Facing graduation with a psychology and criminal justice major, Dana Kuipers Grant ’97 didn’t want to go to graduate school. And the only career in criminal justice that interested her was law enforcement. Choosing it, she chose boldly.

“LAPD had the reputation of doing the best officer training in the world,” Grant said. “I wanted the best, and I wanted to be in the middle of everything.”

She got her wish. Accepted into the police academy for the spring class of 1998, she first went through a five-week pre-academy training designed to physically condition female recruits. At the academy itself, a drill instructor ordered her and other recruits through grueling days of physical and mental challenge. About a quarter of the class quit or was kicked out.

“I loved the academy!” Grant said. “I liked the physicality, I liked being pushed. I had never shot a gun. But of 49 people in my class, two shot ‘expert,’ and I was one.

“As a rookie I was dreading being assigned to a rough area, like Southeast Division. I was 23 and scared about gangsters, about getting into fights. What if they didn’t listen to me? I learned that criminals and suspects can tell if you’re brand new by the way you carry yourself. It didn’t take me long to pick that up. Because I had to.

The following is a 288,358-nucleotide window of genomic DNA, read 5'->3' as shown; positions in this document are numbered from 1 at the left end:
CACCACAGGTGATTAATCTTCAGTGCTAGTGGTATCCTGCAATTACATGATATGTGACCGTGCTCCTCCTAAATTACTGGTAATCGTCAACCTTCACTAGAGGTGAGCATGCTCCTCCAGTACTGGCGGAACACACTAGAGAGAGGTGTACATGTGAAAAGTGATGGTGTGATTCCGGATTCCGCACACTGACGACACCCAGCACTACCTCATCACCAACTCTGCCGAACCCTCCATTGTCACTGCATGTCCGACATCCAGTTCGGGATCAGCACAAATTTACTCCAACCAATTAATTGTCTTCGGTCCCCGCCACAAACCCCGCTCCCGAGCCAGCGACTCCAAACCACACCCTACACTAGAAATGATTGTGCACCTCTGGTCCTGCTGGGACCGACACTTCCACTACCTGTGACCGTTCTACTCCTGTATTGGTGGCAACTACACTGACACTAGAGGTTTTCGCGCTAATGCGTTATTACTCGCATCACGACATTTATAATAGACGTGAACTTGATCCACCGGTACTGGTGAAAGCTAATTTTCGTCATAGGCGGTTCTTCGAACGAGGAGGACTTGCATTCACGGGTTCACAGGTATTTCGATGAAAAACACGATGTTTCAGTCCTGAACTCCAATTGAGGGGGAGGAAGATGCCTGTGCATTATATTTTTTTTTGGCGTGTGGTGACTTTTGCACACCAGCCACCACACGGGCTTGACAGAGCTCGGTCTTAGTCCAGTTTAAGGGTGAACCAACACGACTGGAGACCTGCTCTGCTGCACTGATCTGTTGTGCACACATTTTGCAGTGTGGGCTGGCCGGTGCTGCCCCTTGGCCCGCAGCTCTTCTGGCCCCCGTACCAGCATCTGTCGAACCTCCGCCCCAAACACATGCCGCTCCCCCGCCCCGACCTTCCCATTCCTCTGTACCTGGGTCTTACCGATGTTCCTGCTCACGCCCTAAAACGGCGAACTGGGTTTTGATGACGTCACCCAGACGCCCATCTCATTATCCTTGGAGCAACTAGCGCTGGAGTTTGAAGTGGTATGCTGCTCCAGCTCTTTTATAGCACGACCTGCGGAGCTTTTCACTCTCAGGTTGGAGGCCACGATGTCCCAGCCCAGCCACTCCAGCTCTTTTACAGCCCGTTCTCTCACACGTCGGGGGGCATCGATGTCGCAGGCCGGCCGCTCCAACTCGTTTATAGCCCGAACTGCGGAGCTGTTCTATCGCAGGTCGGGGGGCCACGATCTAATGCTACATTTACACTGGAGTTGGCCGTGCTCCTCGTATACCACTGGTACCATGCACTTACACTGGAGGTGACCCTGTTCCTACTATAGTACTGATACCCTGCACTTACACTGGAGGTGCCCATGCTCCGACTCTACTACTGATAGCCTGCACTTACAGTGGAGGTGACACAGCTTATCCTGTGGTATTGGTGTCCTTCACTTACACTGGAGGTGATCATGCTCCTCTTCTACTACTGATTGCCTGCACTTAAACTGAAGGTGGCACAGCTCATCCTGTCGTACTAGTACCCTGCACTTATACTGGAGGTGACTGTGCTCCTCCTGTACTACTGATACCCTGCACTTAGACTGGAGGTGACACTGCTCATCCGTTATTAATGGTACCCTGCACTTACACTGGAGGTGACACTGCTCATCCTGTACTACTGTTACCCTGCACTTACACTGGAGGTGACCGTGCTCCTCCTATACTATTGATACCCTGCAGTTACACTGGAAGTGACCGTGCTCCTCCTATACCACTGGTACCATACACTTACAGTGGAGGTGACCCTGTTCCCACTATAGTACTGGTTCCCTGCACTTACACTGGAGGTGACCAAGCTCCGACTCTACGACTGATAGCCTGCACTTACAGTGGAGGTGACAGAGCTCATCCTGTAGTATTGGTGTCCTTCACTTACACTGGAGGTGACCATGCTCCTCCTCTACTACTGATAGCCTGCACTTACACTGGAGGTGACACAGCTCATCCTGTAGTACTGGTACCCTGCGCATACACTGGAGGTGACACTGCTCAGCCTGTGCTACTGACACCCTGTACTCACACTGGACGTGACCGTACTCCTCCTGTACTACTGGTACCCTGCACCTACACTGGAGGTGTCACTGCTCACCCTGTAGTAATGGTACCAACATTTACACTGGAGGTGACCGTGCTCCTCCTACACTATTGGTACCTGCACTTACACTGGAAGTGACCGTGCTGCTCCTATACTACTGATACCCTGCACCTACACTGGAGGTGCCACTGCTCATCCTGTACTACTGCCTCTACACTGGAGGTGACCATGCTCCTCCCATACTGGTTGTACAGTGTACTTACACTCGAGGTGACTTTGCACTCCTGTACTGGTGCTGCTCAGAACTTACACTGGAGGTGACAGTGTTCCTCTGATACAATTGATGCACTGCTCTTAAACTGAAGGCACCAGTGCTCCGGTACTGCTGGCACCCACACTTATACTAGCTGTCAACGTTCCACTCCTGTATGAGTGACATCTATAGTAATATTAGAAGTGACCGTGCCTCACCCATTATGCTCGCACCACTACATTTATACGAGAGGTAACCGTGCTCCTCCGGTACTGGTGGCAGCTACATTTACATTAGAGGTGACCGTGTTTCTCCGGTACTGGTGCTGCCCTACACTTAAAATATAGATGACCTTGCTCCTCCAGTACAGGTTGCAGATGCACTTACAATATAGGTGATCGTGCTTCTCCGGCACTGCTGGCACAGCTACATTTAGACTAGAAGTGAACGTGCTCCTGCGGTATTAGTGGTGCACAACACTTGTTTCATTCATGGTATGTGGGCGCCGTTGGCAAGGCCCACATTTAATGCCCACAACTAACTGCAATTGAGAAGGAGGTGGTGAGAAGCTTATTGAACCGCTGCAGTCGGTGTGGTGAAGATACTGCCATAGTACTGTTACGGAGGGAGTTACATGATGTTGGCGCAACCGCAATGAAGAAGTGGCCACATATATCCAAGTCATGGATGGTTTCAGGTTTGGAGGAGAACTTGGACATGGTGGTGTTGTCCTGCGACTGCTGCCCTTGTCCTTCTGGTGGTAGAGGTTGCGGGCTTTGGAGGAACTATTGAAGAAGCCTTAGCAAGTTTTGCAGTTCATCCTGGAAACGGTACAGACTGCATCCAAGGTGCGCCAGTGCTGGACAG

“I spent my rookie year in North Hollywood Division, then three years in Transit Division. But then I got assigned to Newton Division—‘Shootin’ Newton,’ we call it. It’s downtown and has a lot more gangs, a lot more crime. You get a taste of everything: aggravated assaults, robberies, pursuits. I did get involved in fights there. But that’s also where I learned how to be a good street cop.

“It has never crossed my mind that I wouldn’t be going home to my two kids after a shift. Police officers tend to think they’re invincible. But also, at LAPD we haven’t lost an officer in a tactical situation in 10 years. That tells you how good our training is. And we run two-man cars. That makes a huge difference. Plenty of times I wouldn’t have stopped someone if I hadn’t had a partner.

“After Newton I helped open a new division— Olympic, near Koreatown—where I trained new officers. Then I went to Rampart Division, an area where Central American immigrants congregate. I trained new officers there, too, and in 2015, my partner and I both earned the Officer of the Year award.

“I’ve been promoted to sergeant and just finished my probationary year. Half of it I spent in a specialized unit that deals with Skid Row. Now I’m in Hollenbeck Division, which is East LA. As a sergeant I’m not the first to respond to a call. I go if the situation is serious, or we have to find a suspect, or do an investigation.

“I absolutely love putting a bad guy in jail, so at least for a while he can’t hurt an innocent person. Hands down that’s why I love this job.

“But being in the street for 20 years takes its toll. Wearing all the gear, I have constant back and neck pain. And in LA you see stuff—homicides, suicides, abused kids— every day you see crazy stuff. That takes a toll, too. You think you’re immune to it, but subconsciously, you’re not.

“My faith helps me through so much. I know God is watching over me out there. That’s probably why I’m not afraid.”